The Dyer's Guide. Chapter IV. On Scouring and Dyeing Wool. To dye wool yellow

The Dyer's Guide
Being a Compendium of the Art of Dyeing
Linen, Cotton, Silk, Wool, Muslin, Dresses, Furniture, &c. &c.

With The Method of
Scouring Wool, Bleaching Cotton, &c.
Directions for Ungumming Silk, And For Whitening And Sulphuring Silk And Wool.
And Also
An Inttroductory Epitome of The Leading Facts in Chemistry, As Connected With The Art of Dyeing.

By Thomas Packer,
Dyer and Practical Chemist.

"Cet arte est un des plus utiles et des plus merveilleux qu'on connoisse."
- Chaptal.

"There is no art which depends so much on chemistry as dyeing."
- Garnett.

Second Edition,
Corrected and Materially Improved.

Printed for Sherwood, Gilbert, And Piper,

The proportion of alum used by dyers in these processes varies from one-fourth down to one-twelfth, of tartar one-sixteenth is used, for every pound of cloth. Equal parts of alum and tartar are used for worsted and yarn, each of which (alum and tartar) is only from one-twelfth to one-tenth of the weight of the material to be dyed.

The shades of yellow are straw yellow, pale yellow, lemon yellow, and full yellow.

In order that the cloth should be properly impregnated with the mordants of alum and tartar, according to what is allotted to the shade, whether light or full, it should be boiled in the preparation at least one hour; two hours for a full yellow; then a fresh liquor is to be made to receive the weld, which must be previously boiled: for a full yellow four or five pounds of weld will be required to one pound of cloth or worsted; for the lighter shades less of course: but a sufficient quantity only of weld should be used, and this should be boiled and re-boiled, as it will keep but a very little time after boiling. If you have a gradation of shades you will save drugs and expense by dyeing the fiillest shades first, and the lightest last; but by this method the lightest will not be so bright as if they were done first, and the liquor renewed with fresh boiled weld, and so on to the fullest shade. At last you must have for the goods a preparation weak or strong according to the light or full colour of which they are to be. The last dyeing, whether of cloth or yarn, will assuredly take all the colour out of the liquor of any consequence.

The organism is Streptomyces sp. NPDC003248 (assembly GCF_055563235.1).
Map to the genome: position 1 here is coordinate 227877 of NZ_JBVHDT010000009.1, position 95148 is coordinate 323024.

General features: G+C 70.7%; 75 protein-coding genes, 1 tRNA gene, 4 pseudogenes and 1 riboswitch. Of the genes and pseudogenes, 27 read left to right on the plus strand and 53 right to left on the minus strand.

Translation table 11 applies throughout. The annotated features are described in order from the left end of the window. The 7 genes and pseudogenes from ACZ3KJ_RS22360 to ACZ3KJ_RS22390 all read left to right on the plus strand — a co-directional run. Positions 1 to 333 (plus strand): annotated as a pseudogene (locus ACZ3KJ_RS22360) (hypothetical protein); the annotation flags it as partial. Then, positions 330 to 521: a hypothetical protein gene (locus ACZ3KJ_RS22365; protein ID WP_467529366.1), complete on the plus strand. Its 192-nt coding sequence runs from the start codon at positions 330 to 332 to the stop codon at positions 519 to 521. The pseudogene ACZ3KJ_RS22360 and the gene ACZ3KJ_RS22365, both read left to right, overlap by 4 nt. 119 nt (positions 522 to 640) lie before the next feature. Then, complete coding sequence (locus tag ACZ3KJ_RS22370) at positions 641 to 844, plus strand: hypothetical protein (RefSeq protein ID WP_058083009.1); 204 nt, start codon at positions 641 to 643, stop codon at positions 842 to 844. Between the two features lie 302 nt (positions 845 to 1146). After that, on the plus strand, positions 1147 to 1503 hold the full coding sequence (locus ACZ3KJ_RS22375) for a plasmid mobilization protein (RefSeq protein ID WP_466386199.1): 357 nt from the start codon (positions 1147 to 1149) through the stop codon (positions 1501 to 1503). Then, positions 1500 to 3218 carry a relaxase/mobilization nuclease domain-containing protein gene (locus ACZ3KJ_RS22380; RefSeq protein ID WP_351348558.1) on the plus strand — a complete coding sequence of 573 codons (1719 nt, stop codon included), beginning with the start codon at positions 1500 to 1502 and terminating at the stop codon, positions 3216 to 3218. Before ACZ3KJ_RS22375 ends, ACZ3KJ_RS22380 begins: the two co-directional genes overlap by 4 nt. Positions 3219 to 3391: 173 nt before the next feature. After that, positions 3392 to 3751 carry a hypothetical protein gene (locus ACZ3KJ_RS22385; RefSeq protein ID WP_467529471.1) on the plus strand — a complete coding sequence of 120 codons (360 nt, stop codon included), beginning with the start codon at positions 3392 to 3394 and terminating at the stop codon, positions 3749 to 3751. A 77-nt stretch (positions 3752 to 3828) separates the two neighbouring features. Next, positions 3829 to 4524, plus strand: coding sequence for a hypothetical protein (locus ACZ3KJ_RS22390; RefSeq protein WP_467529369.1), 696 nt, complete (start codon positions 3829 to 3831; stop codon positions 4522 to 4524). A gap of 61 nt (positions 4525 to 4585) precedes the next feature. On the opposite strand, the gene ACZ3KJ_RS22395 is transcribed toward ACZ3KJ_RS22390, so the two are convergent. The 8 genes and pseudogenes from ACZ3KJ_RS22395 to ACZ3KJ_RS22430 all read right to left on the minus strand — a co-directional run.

While expense is not an object, it is best, not only for yellows, but for all other colours, to have the preparation and the dye proportioned to the shade, the colour done at once, and the remaining liquor thrown away; but as the price usually paid for dyeing will not enable the dyer so to do, he commonly dyes his shades in succession, as above, and with the utmost economy.

Ei kommentteja :